Video-conference “20th Anniversary since Disintegration of the Soviet Union” OREM, Utah -- On Monday, November 21, 2011, in the campus library auditorium at Utah Valley University, there was a special conference commemorating the twentieth anniversary of what Dr. Rusty Butler calls a monumental, historical moment—the disintegration of the Soviet Union. This was a three-panel teleconference via Skype with guests participating from Russia and Washington, D.C. This event was sponsored by the Utah International Mountain Forum, the Office of International Affairs and Diplomacy at UVU, and the Department of History and Political Science at UVU. The conference was free and the public was invited to come, and a question-and-answer period concluded each panel.
Dr. Rusty Butler, Associate Vice-President, International Affairs/Diplomacy, UVU ( L ) and John McClure, cochair, Utah International Mountain Forum ( R ) during the video-conference
The first panel, titled “View from Russia”, featured Dr. Frederick White, Associate Dean of the College of Humanities and Social Sciences at UVU, Dr. Natalia Gronskaya of Nizhniy Novgorod, Russia, representatives of the Sakharov Museum and students in Nizhniy Novgorod,
and Alexey Semyonov, President of the Andrei Sakharov Foundation, and was moderated by Dr. Rusty Butler, Associate Vice President of International Affairs and Diplomacy at UVU. These views from Russia gave some perspectives of Soviet citizens during the disintegration of the Soviet Union. There were fascinating stories of fear, uneasiness, hope, and anticipation. One of the students was at sea on a boat at the time and they didn’t have any reliable information. The captain was unsure of which flag to sail into port under—they left the Soviet Union, but that didn’t exist anymore (they made the “right choice” and raised the tricolor imperial flag that Russia adopted). Others, who were out of the country during the transformation, expressed similar views of leaving one country and the daunting journey going home to a different place without a name. For Russians, it was hard to make sense of this strange time. The whole transformation seemed so sudden and rapid when it happened, but many people had noticed increasingly ubiquitous signs of change in the years prior to 1991 as the communist government was loosening restrictions and losing their ironfisted grip on the state. Dr. Gronskaya noted that the mentality of the country was changing, fostering greater desires for liberties and human rights. Russians could feel a hint of freedom in the air. Opposition to the state was no longer aggressively quashed and communist leaders, especially Lenin, were openly criticized. Alexey Semyonov explained that there was no doubt that change was inevitable, and it was understood that the Soviet Union couldn’t sustain itself much longer. Semyonov clarified that the only question was how the dissolution would happen—peacefully or violently? What could have been catastrophic ended up being a much more “peaceful” political dissolution. Many leaders, like Andrei Sakharov, had been working on restructuring the union under more democratic structures while keeping the same territory, similar to the current European Union, but the peripheral states desired independence, and the union fragmented. For people in the
collapsing country, the time of turmoil and incoherency was also a time of hope for the future and romantic expectations. For everyone, regardless of their view or their trepidation, it was a time to say goodbye to the past and to take the next steps into the future. Dr. Fred White described that the collapse of the Soviet Union in 1991 was a major turning point in world history, leading to the emergence of a new country with a new identity, political and economic system, and culture. According to Alexey Semyonov, although Russia has had relative success in the transition, progress in the other former Soviet republics has been varied and some of the promise that came out of the dissolution has been realized, yet democracy isn’t as free flowing throughout the territory as was hoped. There were new opportunities, but not all of the states were able to successfully progress in post-Soviet transition. It became clear that democracy needed to be built on something more substantive than destroying communism. The Baltic States have quickly advanced and developed, but the states of the Caucasus and Central Asia continue to struggle as they face their new challenges. There is still hope for progress, much opportunity for success, and the future may be bright for the states. The second panel, titled “View from Washington, D.C.”, featured former U.S. Ambassador to the Soviet Union Jack Matlock, former U.S. Ambassador to Ukraine William Miller, and Dr. William Hill, professor of national security at the National War College in Washington, D.C. and two-time former head of the OSCE Mission to Moldova, and was moderated by Alexey Semyonov. In this panel, the distinguished guests presented a United States government view of the collapse of the Soviet empire. Each of the panelists gained interest in Russia in their youth, as they were children of the Cold War—the U.S.-Soviet Union relationship was a daily factor in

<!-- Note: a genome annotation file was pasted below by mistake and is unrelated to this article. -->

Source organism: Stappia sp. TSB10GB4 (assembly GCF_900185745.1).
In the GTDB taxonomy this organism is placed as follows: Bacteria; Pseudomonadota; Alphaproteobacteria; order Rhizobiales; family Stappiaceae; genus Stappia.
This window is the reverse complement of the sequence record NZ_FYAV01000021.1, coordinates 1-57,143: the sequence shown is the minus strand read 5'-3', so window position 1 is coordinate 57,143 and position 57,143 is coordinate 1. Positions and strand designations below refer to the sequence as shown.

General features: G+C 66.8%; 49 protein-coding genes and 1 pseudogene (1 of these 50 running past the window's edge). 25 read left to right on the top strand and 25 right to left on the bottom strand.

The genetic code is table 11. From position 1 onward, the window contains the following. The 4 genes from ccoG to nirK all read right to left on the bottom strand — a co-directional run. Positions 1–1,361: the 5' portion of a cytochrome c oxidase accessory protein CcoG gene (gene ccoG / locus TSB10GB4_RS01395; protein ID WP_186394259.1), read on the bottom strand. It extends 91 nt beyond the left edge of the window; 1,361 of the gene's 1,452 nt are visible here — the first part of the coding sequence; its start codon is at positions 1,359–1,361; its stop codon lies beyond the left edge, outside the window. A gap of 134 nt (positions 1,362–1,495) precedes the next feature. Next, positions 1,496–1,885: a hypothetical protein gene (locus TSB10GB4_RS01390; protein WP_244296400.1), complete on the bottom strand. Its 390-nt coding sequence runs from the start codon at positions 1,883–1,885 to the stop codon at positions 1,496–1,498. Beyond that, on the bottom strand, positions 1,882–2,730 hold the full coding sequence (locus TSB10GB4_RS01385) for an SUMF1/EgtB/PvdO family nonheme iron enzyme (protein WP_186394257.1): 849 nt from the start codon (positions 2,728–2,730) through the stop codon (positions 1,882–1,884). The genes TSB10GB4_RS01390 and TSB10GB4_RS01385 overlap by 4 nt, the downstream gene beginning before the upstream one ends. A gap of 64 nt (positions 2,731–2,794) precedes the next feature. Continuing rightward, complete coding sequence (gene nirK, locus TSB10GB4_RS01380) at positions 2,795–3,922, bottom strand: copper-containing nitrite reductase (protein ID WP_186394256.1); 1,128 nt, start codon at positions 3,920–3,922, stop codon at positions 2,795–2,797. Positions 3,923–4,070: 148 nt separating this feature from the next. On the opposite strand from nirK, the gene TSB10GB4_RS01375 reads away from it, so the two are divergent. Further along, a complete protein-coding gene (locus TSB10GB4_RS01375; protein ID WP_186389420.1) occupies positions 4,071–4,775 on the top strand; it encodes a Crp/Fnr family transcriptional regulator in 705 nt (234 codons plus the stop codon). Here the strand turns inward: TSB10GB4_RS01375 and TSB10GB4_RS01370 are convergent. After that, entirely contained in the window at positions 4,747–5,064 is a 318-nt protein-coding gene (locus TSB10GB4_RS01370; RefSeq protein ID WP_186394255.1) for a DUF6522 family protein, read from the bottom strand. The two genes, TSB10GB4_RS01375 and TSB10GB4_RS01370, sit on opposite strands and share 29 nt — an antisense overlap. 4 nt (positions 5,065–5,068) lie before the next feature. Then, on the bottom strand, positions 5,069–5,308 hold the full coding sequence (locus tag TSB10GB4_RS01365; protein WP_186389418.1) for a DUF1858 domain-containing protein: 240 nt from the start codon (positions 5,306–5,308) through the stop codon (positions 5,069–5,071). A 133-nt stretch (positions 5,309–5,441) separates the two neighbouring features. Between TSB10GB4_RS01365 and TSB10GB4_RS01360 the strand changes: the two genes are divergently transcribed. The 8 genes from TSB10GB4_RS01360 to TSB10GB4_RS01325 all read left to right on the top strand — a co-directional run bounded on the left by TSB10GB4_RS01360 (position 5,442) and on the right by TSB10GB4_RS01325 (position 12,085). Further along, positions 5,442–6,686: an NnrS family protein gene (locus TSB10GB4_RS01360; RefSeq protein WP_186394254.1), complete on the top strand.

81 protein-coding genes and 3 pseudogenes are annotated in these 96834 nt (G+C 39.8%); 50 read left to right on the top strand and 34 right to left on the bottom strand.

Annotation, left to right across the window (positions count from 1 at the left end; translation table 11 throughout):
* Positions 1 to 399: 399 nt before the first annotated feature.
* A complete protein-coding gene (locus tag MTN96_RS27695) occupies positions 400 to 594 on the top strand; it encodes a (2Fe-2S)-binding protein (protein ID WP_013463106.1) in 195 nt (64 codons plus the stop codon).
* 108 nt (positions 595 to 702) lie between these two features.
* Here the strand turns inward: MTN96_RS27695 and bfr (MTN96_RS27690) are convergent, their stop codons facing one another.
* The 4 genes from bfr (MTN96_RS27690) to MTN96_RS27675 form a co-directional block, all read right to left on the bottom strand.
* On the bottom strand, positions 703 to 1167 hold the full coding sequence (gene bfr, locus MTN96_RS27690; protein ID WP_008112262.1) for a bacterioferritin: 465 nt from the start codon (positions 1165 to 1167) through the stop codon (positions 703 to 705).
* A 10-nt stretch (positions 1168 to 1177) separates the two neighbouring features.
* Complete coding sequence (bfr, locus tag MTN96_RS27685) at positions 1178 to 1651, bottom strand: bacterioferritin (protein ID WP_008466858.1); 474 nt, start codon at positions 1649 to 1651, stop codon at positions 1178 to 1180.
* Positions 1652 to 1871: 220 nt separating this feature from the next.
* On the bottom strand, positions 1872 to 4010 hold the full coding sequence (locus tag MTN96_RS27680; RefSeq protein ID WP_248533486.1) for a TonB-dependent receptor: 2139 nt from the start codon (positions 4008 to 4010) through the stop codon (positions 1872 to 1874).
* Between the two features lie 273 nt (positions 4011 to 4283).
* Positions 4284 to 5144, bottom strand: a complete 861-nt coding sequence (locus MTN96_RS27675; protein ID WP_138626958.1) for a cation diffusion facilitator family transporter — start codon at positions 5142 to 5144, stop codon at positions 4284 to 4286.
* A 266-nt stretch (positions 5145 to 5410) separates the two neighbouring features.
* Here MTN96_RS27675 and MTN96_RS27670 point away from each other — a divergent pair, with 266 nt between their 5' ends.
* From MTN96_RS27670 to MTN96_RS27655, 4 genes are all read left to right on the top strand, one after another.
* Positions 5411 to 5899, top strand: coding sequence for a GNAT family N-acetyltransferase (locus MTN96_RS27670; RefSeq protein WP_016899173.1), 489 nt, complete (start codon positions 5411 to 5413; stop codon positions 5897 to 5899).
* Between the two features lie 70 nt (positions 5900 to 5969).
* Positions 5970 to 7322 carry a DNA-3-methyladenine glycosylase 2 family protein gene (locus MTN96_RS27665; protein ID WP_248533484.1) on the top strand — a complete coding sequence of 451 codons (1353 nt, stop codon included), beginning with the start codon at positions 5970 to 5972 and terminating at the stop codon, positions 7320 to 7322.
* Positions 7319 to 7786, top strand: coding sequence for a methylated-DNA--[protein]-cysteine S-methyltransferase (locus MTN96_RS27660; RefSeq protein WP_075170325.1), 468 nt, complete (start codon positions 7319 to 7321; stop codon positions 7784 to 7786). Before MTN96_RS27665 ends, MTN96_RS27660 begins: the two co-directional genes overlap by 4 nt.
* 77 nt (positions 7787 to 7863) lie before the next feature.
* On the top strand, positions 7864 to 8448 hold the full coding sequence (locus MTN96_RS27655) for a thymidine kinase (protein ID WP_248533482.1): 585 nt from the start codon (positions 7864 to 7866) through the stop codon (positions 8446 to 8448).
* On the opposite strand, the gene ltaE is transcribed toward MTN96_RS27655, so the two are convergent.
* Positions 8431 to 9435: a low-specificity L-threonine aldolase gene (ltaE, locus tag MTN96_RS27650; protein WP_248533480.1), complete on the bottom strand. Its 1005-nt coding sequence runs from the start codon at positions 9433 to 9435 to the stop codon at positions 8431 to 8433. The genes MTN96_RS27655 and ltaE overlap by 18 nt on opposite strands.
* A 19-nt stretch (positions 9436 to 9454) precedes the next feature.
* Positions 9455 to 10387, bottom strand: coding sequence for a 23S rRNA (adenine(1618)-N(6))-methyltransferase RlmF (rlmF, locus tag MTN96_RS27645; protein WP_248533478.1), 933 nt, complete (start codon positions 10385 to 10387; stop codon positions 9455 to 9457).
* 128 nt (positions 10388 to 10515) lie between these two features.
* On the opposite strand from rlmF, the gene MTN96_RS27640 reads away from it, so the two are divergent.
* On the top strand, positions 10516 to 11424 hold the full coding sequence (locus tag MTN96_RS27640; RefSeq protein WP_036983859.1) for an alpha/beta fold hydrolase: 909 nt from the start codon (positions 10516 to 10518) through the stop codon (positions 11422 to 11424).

life. Ambassador Matlock gave insight into the thoughts and feelings of Ronald Reagan, the U.S. President in the 1980s. President Reagan was concerned with the arms race between the two states and the conditions in the Soviet Union, especially concerning human rights. The American efforts were aimed at encouraging internal change in the Soviet Union, which efforts were effective. Ambassador Matlock also described the agenda and goals of the United States relating to relations with the Soviet Union. He explained that, by 1987, Premier Gorbachev was accepting the U.S. four-point agenda of arms reduction (eliminating nuclear weapons), withdrawal from military action around the world (an end to proxy wars), protecting human rights, and establishing a working relationship (dismantling the Iron Curtain). These goals helped to open the country and allowed for the beginnings of democratization in the late 1980s. Ambassador Matlock also shared his unique perspective as United States representative to the Soviet Union, regarding the dissolution of the union. By mid-1990, it was clear to the United States that the Soviet Union was on a track toward dissolution, although the United States was encouraging a transition to a democratic union—similar to Gorbachev’s, Sakharov’s, and others’ ideal—instead of a complete disbanding of the union. Dissenting from Gorbachev’s position, other Russian government leaders, especially Yeltsin, weren’t as interested in maintaining a unified territory as they were in democratizing and sustaining a viable Russia. Dr. William Hill described how the United States knew that the end of communism was imminent—evidenced by the fundamental changes and substantial reforms including Yeltsin’s presidential campaign—yet surprised by how fast the situation progressed and how quickly power shifted from Gorbachev to Yeltsin. William Miller’s experience was very fascinating. Through his position as head of the International Foundation in Moscow, he was able to regularly meet with and become friends with both Gorbachev and Yeltsin, and was able to witness firsthand the personal dynamic